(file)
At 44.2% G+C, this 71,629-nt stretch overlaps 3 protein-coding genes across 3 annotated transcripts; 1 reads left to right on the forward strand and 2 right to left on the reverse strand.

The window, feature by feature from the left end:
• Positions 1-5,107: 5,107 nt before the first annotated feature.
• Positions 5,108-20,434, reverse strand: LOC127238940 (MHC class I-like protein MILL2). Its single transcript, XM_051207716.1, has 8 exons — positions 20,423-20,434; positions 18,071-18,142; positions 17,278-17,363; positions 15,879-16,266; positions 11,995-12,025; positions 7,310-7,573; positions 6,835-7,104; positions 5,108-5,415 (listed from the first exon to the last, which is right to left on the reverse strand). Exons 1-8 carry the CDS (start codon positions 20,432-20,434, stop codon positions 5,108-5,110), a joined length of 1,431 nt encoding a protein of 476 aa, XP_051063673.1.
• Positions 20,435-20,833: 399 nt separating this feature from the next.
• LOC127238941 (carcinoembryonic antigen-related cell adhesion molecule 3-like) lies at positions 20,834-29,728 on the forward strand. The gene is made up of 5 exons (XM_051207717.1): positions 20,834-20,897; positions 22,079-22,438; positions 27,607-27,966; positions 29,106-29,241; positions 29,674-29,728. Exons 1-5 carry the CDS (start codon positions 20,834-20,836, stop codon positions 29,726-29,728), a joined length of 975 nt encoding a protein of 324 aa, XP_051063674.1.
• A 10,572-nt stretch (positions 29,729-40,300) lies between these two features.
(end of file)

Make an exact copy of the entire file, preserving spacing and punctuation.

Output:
At 44.2% G+C, this 71,629-nt stretch overlaps 3 protein-coding genes across 3 annotated transcripts; 1 reads left to right on the forward strand and 2 right to left on the reverse strand.

The window, feature by feature from the left end:
• Positions 1-5,107: 5,107 nt before the first annotated feature.
• Positions 5,108-20,434, reverse strand: LOC127238940 (MHC class I-like protein MILL2). Its single transcript, XM_051207716.1, has 8 exons — positions 20,423-20,434; positions 18,071-18,142; positions 17,278-17,363; positions 15,879-16,266; positions 11,995-12,025; positions 7,310-7,573; positions 6,835-7,104; positions 5,108-5,415 (listed from the first exon to the last, which is right to left on the reverse strand). Exons 1-8 carry the CDS (start codon positions 20,432-20,434, stop codon positions 5,108-5,110), a joined length of 1,431 nt encoding a protein of 476 aa, XP_051063673.1.
• Positions 20,435-20,833: 399 nt separating this feature from the next.
• LOC127238941 (carcinoembryonic antigen-related cell adhesion molecule 3-like) lies at positions 20,834-29,728 on the forward strand. The gene is made up of 5 exons (XM_051207717.1): positions 20,834-20,897; positions 22,079-22,438; positions 27,607-27,966; positions 29,106-29,241; positions 29,674-29,728. Exons 1-5 carry the CDS (start codon positions 20,834-20,836, stop codon positions 29,726-29,728), a joined length of 975 nt encoding a protein of 324 aa, XP_051063674.1.
• A 10,572-nt stretch (positions 29,729-40,300) lies between these two features.